Gut Check — Probiotics and Your Health

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January 13, 2015


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This post is available in: Spanish

In our germ-conscious culture, bacteria often are associated with illness and uncleanliness. We carry around bottles of antibacterial gel, wash our hands and bodies with antibacterial soap and clean our kitchens and bathrooms with antibacterial wipes to ensure we and our families are the healthiest we can be.

Yet, while protecting ourselves against harmful bacteria, we’re forgetting that many bacteria help us and can even make us healthier. That’s right – healthier.

A new batch of scientific and medical research over the past decade has uncovered that bacteria living in our bodies, especially in our intestines, have profound effects on our overall health. Food products and nutritional supplements boasting “probiotics” have emerged in our grocery stores and pharmacies, and suddenly, we can’t get enough of these beneficial bacteria.

In November, the World Journal of Gastroenterology published an overview of key findings related to the use of probiotics to manage or treat certain diseases or conditions. Overall, the studies show that when good bacteria are absent from our guts, our health suffers.

The Benefits of ‘Good Bacteria’

Baptist Health Medical Group’s Patricia Feito, M.D., a Baptist Health Primary Care family medicine doctor has followed these developments, especially those related to gastrointestinal conditions.

“While much of the research currently being conducted is, so far, inconclusive, previous studies are extremely suggestive that probiotics help people who suffer from diarrheal illnesses and lactose intolerance,” she said. “There’s also some indication that these good bacteria may play a definitive role in preventing autoimmune inflammations that can lead to Celiac disease, rheumatoid arthritis and allergies, like eczema, that present symptoms elsewhere in the body.”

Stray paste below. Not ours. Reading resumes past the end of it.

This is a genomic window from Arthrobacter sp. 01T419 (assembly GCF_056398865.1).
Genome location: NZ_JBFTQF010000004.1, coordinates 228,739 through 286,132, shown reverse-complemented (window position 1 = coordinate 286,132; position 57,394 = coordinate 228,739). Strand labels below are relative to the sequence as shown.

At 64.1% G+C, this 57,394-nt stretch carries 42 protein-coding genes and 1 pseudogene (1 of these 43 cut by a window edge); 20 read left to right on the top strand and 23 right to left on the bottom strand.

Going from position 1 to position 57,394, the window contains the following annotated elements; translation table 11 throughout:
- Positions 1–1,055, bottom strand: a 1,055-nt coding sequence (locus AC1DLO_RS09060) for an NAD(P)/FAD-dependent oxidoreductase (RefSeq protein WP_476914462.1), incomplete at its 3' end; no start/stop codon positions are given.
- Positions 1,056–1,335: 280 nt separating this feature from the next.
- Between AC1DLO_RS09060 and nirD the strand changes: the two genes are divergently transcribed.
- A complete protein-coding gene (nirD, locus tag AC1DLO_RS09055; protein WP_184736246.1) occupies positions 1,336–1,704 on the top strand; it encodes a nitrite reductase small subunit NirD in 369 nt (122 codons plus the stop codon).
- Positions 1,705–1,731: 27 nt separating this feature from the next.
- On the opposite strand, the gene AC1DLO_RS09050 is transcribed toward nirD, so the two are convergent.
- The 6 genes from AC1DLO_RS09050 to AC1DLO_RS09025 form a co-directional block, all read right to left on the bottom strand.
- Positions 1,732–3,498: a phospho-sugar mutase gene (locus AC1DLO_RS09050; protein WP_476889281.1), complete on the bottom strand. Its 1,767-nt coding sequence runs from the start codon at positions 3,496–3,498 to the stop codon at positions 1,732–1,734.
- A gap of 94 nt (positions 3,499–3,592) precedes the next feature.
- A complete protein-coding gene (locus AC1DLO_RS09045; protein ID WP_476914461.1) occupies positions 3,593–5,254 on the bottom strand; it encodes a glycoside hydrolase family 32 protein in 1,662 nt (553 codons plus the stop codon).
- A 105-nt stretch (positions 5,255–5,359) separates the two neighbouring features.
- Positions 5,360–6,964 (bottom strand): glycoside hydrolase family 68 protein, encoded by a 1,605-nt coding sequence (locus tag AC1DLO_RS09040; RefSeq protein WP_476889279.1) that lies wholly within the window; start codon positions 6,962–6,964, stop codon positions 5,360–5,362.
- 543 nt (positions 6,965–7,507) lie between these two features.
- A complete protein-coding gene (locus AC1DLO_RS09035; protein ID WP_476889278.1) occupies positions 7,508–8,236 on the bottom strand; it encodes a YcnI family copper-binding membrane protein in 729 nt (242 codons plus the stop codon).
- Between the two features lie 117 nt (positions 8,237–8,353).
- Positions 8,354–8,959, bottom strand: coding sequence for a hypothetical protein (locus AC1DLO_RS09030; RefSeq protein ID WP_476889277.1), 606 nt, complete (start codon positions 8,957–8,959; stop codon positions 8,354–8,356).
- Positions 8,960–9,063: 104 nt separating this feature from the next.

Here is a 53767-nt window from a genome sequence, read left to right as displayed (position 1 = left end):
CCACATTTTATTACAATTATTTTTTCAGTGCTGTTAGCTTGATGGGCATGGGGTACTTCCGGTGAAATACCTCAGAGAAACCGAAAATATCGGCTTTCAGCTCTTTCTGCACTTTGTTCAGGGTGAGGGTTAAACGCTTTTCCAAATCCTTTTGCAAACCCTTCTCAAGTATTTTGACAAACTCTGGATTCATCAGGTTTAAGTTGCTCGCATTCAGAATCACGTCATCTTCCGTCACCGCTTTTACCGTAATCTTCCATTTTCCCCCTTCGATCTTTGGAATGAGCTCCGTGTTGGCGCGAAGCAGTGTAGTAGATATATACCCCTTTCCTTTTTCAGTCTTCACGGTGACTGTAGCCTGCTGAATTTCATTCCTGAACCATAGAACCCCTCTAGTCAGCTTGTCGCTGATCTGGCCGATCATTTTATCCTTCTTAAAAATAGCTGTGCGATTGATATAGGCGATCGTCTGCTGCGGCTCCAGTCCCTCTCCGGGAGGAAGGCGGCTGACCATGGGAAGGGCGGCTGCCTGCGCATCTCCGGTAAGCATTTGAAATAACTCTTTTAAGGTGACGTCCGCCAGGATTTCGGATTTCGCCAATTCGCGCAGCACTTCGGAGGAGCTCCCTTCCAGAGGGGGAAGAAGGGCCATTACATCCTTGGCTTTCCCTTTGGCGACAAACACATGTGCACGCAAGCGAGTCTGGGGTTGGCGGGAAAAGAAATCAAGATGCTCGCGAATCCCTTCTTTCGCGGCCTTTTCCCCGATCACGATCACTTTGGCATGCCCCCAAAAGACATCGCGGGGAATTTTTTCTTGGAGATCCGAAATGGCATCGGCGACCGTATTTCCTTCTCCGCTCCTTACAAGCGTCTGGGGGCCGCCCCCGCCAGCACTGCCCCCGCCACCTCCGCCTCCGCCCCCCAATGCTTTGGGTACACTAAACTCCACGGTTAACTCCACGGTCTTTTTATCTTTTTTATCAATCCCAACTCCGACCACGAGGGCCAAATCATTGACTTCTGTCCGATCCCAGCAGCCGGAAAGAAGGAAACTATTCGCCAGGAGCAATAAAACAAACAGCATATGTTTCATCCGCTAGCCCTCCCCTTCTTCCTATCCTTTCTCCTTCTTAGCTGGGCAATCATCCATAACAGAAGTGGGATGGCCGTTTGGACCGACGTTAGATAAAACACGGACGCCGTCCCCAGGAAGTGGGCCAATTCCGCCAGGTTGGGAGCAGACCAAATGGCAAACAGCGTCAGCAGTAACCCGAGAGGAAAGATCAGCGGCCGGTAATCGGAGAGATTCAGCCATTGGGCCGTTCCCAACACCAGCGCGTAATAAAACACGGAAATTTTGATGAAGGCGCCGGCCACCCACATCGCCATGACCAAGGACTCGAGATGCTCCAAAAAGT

An article published in the Clinical Infectious Diseases journal in 2008 suggests that preliminary data from studies indicate probiotics may even help prevent tooth decay.

And researchers are studying whether a reduction of good bacteria in the intestines can lead to obesity, type 2 diabetes and some forms of cancer, especially in the colon and bladder.

“When we upset the normal amount of bacteria in our intestines with antibiotics, which kill all types of bacteria, and through poor nutrition, which inhibits the normal growth and function of these beneficial bacteria, we impair our bodies’ ability to ward off bad bacteria and disease,” Dr. Feito said.

So how do you restore balance?

Added Sugar and ‘Bad Bacteria’

Baptist Health’s Chief Wellness Dietitian Natalie Castro says the safest way is through our food intake, but she warns that some foods claiming to have probiotic benefits may not have enough of the good bacteria and may also have too much added sugar. That added sugar can actually lead to the growth of bad bacteria, causing other complications. Even those foods with artificial sweeteners are problematic. Ms. Castro says to choose foods that are made with real food ingredients, like plain, low-fat yogurt with a range of only 12-20 carbohydrates per serving once a day.

To know if your yogurt is a good choice, Ms. Castro recommends reading the ingredients and looking for bacteria strains such as Lactobacillus acidophilus and Bifidobacteria bifidum. Or, just look for the National Yogurt Association’s Live Culture seal.

For people unable to tolerate dairy products, Ms. Castro suggests the following foods:

• Raw sauerkraut
• Kombucha
• Miso
• Kimchi

But she warns anything sitting in a jar on a shelf likely has been heat treated, which kills the live bacteria you’re trying to take in.

She also advises eating fruits, vegetables and whole grains. “These are known as prebiotics, and they not only provide us with necessary healthy nutrients, they also nourish the good bacteria living in our gut,” she said.

As for our cultural aversion to consuming these bacteria, Dr. Feito has this warning:

“There is a great deal of research suggesting that limiting exposure to bacteria, parasites and viruses early in life can increase children’s risk for developing allergies, asthma and other autoimmune diseases in adulthood.”

So while you seek a balance of bacteria in your gut for better health, so should you strive for a balance between exposure to germs and being too anti-bacteria.

 

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